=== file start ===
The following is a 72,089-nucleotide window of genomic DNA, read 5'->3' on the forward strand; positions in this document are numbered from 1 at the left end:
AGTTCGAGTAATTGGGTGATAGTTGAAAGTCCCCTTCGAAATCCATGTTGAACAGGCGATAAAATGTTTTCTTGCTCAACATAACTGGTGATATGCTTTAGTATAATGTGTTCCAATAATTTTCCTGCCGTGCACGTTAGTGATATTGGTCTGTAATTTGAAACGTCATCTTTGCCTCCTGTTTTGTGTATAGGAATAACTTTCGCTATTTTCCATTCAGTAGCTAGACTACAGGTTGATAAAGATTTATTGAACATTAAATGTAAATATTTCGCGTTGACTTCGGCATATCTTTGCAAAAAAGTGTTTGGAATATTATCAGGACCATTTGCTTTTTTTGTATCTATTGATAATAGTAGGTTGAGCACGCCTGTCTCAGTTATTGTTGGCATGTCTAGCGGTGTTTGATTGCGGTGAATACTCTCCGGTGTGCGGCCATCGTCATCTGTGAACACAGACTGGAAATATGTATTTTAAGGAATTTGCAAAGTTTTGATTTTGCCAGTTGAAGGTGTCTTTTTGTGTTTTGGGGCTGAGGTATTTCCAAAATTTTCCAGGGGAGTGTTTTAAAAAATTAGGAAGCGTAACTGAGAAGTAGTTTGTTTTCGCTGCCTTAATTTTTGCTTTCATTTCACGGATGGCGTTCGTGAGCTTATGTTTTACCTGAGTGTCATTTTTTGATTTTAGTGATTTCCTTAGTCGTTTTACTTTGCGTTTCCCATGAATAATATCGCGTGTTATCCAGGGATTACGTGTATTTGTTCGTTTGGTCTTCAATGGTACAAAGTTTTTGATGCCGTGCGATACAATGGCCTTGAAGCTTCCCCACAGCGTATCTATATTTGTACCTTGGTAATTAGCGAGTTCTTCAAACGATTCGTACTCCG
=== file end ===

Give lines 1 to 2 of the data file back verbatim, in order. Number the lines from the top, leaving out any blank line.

The following is a 72,089-nucleotide window of genomic DNA, read 5'->3' on the forward strand; positions in this document are numbered from 1 at the left end:
AGTTCGAGTAATTGGGTGATAGTTGAAAGTCCCCTTCGAAATCCATGTTGAACAGGCGATAAAATGTTTTCTTGCTCAACATAACTGGTGATATGCTTTAGTATAATGTGTTCCAATAATTTTCCTGCCGTGCACGTTAGTGATATTGGTCTGTAATTTGAAACGTCATCTTTGCCTCCTGTTTTGTGTATAGGAATAACTTTCGCTATTTTCCATTCAGTAGCTAGACTACAGGTTGATAAAGATTTATTGAACATTAAATGTAAATATTTCGCGTTGACTTCGGCATATCTTTGCAAAAAAGTGTTTGGAATATTATCAGGACCATTTGCTTTTTTTGTATCTATTGATAATAGTAGGTTGAGCACGCCTGTCTCAGTTATTGTTGGCATGTCTAGCGGTGTTTGATTGCGGTGAATACTCTCCGGTGTGCGGCCATCGTCATCTGTGAACACAGACTGGAAATATGTATTTTAAGGAATTTGCAAAGTTTTGATTTTGCCAGTTGAAGGTGTCTTTTTGTGTTTTGGGGCTGAGGTATTTCCAAAATTTTCCAGGGGAGTGTTTTAAAAAATTAGGAAGCGTAACTGAGAAGTAGTTTGTTTTCGCTGCCTTAATTTTTGCTTTCATTTCACGGATGGCGTTCGTGAGCTTATGTTTTACCTGAGTGTCATTTTTTGATTTTAGTGATTTCCTTAGTCGTTTTACTTTGCGTTTCCCATGAATAATATCGCGTGTTATCCAGGGATTACGTGTATTTGTTCGTTTGGTCTTCAATGGTACAAAGTTTTTGATGCCGTGCGATACAATGGCCTTGAAGCTTCCCCACAGCGTATCTATATTTGTACCTTGGTAATTAGCGAGTTCTTCAAACGATTCGTACTCCG